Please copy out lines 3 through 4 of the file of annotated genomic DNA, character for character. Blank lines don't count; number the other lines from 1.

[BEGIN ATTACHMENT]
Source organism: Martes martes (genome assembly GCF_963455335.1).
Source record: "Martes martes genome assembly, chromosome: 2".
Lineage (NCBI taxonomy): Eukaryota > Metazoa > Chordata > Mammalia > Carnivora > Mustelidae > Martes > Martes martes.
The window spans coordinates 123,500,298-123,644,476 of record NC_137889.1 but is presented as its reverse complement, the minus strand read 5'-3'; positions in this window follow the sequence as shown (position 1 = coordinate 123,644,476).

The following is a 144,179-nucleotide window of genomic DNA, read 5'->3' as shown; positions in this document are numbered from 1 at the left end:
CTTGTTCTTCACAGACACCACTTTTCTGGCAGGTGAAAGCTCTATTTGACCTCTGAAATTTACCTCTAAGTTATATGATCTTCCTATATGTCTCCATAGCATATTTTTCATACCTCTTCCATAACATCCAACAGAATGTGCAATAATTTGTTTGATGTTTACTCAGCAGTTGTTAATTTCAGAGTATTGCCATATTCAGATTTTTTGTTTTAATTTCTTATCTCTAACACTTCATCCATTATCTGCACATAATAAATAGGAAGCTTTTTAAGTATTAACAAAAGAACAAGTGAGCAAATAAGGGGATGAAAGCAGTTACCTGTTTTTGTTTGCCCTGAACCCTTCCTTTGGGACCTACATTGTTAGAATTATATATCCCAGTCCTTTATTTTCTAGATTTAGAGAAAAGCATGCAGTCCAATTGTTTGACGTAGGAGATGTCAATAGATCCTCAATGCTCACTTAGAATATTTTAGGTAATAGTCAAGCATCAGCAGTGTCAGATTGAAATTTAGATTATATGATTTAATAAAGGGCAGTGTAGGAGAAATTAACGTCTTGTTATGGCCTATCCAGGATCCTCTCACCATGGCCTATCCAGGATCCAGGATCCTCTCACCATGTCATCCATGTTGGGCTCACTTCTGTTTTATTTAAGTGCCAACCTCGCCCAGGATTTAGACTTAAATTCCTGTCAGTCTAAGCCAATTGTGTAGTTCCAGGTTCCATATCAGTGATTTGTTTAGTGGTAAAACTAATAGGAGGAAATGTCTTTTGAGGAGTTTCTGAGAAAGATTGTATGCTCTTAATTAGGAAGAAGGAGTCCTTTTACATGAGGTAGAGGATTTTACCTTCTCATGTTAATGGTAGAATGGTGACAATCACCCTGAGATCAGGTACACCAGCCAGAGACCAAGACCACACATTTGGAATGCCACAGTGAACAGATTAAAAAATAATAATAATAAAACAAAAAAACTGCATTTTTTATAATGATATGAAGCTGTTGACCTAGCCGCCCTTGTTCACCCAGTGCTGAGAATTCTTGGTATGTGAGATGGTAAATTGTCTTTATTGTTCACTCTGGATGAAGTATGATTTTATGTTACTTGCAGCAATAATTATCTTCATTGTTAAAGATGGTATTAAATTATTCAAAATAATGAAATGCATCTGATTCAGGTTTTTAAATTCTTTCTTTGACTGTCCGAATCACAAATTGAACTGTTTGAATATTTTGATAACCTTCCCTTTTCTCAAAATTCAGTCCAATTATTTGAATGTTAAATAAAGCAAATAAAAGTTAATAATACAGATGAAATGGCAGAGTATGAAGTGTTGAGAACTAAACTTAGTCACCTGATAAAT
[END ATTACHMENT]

Lineage (NCBI taxonomy): Eukaryota > Metazoa > Chordata > Mammalia > Carnivora > Mustelidae > Martes > Martes martes.
The window spans coordinates 123,500,298-123,644,476 of record NC_137889.1 but is presented as its reverse complement, the minus strand read 5'-3'; positions in this window follow the sequence as shown (position 1 = coordinate 123,644,476).